Time is running out to help Hong Kong residents before the long-awaited introduction of powers that prohibit people from leaving as China tightens its grip on the city, a pro-democracy politician warned after fleeing to the UK and later to Australia.
Former lawmaker Ted Hui arrived in Australia on Tuesday, three months after he fled to the UK while on bail in Hong Kong. Speaking from the quarantine, Hui told The Guardian that he had decided to move to expand the pro-democracy movement in exile and pressure Canberra to increase support from Hong Kong, including formal “lifeboat” plans to help dissidents and civilians. to flee.
The Hong Kong government recently released a bill to give the immigration department “unlimited powers” to prevent people from leaving. With no remaining opposition in the Hong Kong legislature, the amendment is likely to pass and go into effect on August 1.
“That’s a deadline for different nations to consider whether they are going to provide lifeboat plans,” Hui said. “I personally believe that many dissidents, and even civilians who have expressed their disagreement, could be banned from leaving Hong Kong.”
Hui fled Hong Kong in December while on bail on charges related to protests. He said the charges were unfair, often based on false police testimony or, for those related to contempt of the legislature, simply “ridiculous.” Hui has also been charged with “foreign collusion” under the national security law.
Hui said: “There is nothing wrong with telling the truth and letting the world see what is happening in Hong Kong, the human rights violations,” he said. “They are putting dissidents in jail. That’s why we have to keep talking ”.
With the blessing of the Hong Kong government, Beijing is increasing its control over the city, having already introduced a radical and draconian national security law and powers to disqualify “unpatriotic” legislators and public servants. On Thursday, Beijing is expected to approve powers to screen political candidates before the elections. Most opposition figures are in jail, on trial or in exile.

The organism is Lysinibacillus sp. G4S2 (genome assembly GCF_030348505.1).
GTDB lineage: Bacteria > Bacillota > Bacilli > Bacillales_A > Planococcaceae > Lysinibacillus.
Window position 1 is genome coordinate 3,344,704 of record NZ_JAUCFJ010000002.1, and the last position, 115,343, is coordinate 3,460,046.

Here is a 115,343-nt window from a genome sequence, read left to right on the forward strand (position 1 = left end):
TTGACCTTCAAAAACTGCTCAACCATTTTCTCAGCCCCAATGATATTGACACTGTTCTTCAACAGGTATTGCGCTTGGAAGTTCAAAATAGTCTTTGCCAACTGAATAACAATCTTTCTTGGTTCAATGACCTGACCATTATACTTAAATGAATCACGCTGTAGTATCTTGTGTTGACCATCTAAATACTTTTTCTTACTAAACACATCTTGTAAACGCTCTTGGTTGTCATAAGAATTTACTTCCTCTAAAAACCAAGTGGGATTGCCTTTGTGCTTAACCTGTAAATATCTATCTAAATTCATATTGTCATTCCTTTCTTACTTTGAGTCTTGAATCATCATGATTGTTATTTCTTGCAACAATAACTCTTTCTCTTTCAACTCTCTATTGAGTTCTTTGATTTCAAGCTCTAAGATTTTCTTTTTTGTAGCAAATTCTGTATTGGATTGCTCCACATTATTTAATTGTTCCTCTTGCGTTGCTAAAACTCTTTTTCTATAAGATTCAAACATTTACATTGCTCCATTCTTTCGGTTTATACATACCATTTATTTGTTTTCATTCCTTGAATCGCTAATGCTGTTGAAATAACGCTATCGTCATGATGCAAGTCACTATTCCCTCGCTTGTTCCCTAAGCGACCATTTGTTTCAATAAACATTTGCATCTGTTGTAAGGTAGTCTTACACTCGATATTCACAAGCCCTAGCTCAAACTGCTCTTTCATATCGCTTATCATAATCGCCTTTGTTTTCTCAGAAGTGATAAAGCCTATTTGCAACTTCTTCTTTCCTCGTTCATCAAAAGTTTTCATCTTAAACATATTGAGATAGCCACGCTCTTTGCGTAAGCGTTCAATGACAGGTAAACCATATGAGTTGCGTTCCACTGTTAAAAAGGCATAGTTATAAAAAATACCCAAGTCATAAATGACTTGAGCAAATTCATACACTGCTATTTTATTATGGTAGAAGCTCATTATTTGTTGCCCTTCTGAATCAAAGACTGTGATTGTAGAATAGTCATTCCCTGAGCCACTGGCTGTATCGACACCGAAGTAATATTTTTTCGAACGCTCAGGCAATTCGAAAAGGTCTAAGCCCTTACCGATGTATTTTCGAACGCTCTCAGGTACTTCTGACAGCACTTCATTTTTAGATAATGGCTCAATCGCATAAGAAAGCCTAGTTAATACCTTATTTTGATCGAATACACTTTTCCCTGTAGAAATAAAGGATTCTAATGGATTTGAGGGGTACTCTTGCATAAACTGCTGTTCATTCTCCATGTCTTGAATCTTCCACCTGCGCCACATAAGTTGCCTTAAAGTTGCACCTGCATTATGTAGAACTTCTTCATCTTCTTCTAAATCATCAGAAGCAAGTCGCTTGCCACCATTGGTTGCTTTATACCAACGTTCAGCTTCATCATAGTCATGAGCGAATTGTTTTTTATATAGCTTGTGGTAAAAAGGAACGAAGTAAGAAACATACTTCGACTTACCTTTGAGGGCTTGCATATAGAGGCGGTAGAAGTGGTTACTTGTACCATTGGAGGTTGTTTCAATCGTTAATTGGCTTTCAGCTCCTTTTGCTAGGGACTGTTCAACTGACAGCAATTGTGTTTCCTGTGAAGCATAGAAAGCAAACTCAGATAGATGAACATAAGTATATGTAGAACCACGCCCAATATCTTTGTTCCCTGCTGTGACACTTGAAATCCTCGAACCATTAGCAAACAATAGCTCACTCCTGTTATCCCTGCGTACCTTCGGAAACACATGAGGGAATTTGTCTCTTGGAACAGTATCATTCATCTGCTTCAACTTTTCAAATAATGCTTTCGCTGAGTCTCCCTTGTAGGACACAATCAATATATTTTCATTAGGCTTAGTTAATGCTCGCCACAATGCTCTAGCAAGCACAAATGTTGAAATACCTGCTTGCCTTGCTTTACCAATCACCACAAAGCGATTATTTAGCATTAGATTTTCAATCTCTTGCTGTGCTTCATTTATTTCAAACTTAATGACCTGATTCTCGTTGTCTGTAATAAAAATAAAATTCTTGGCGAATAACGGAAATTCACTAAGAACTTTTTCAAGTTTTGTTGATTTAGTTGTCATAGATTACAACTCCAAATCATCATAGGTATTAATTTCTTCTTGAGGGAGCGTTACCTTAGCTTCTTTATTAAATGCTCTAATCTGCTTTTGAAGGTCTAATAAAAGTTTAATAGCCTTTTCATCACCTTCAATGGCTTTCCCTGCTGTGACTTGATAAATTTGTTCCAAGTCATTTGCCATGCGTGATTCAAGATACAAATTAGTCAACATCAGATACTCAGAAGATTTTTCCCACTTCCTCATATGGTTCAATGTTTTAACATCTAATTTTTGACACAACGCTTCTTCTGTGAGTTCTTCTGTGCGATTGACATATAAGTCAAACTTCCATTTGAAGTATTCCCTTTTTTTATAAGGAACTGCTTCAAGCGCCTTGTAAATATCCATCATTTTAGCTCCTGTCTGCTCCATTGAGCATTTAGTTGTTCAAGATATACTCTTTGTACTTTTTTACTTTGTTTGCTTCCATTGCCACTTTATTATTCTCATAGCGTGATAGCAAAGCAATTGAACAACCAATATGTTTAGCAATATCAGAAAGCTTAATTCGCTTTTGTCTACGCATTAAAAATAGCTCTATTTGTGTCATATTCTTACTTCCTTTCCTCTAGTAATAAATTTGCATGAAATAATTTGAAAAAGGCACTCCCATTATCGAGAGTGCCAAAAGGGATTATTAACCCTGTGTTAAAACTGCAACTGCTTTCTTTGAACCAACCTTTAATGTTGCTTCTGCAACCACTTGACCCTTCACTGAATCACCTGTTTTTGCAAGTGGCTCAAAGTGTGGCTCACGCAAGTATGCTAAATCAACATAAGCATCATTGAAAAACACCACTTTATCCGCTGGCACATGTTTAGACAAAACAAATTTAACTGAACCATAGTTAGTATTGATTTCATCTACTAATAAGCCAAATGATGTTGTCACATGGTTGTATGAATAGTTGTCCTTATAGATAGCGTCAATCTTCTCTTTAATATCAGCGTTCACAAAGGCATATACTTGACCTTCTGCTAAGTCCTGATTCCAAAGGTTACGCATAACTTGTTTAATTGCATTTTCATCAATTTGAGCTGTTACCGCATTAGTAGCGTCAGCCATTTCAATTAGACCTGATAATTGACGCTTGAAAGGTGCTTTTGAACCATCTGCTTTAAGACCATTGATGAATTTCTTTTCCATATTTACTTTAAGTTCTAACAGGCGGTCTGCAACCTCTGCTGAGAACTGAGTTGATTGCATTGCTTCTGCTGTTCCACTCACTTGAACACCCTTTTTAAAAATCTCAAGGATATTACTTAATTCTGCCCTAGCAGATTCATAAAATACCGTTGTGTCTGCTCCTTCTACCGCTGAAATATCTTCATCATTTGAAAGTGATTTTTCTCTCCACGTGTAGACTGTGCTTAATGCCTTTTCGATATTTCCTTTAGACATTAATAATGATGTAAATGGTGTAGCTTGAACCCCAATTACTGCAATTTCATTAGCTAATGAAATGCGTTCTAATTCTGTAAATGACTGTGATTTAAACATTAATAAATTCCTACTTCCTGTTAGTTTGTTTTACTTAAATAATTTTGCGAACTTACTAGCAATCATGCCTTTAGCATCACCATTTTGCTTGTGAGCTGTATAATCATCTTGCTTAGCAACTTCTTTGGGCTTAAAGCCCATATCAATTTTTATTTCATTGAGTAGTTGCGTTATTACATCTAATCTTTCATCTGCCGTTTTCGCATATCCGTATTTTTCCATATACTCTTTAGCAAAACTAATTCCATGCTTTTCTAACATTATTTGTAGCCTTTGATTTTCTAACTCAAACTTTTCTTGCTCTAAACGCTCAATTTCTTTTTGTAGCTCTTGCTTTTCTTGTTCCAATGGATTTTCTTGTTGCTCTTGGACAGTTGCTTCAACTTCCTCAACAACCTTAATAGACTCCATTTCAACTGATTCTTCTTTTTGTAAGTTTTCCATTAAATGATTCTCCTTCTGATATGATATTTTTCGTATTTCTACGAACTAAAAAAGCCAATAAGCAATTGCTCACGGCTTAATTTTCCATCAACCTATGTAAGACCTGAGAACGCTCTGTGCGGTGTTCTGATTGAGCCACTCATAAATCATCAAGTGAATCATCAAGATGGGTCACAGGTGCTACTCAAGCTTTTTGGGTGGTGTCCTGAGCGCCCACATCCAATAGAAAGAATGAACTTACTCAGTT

Hui said that offering political asylum was “delicate” and a narrow path, so he was urging foreign governments to expand existing visa programs and residency eligibility as the UK has done. He said Australia’s expanded visa pathways were still limited and many young people did not have the resources to leave Hong Kong, especially amid unprecedented global border closures.
The situation was “quite dangerous,” Hui said. “For those who need to leave and escape the terror of the CCP [Chinese Communist party]It seems that the only option is the UK. Therefore, there are many limited exile opportunities. “
Hui’s arrival in Australia is a sign of the increasingly coordinated international network of Hong Kongers in exile. He told The Guardian that he felt “most needy” in Australia, where there was not such a significant presence. “Hong Kongers already have Nathan Law and other prominent exiles in Europe doing advocacy work, and at the same time we have counterparts in North America,” he said.
Hui said he would be in Australia for a year on his existing visa before deciding whether to seek an extension. Applying for political asylum was “a last option” but a possibility, he said.
During that time, he intended to push for sanctions against Hong Kong and Beijing officials, a reduction in Australia’s dependence on trade with China, and a Magnitsky-style act to hold foreign government officials accountable for rights abuses. humans. However, he said, his priority was to convince the Australian government to provide Hong Kong people with “the peace of mind that the British have provided.”
The Guardian asked the Australian government for comment, which had previously raised concerns about the crackdown in Hong Kong.
Kimberley Kitching, an opposition lawmaker and chair of the Australian Senate Committee on Foreign Affairs, Defense and Trade References, called on the government to “consider welcoming Hong Kong people who did nothing but resist to protect the rules and regulations and democratic institutions promised as part of the ‘one country, two systems deal’ ”.
“Together with the international community, it would also be worth exploring a multilateral solution, whereby democratic countries create an agreement on the right of residence for those who wish to leave Hong Kong,” Kitching said.
Australia is operating strict border closures, and significant help in granting Hui and his family visa waivers for “compelling and compassionate reasons” and the provision of rare seats on a repatriation flight is likely to upset the feathers in Beijing amid of the already low relations between Australia and China. .
When asked to comment, the Chinese embassy in Canberra pointed out to The Guardian statements made by Foreign Ministry spokesman Wang Wenbin in Beijing last week.
“The Chinese side urges the Australian side to stop meddling in Hong Kong affairs and China’s internal affairs in any way,” Wang told reporters on Monday last week. “Otherwise, Sino-Australian relations will only suffer further damage.”
George is Digismak’s reported cum editor with 13 years of experience in Journalism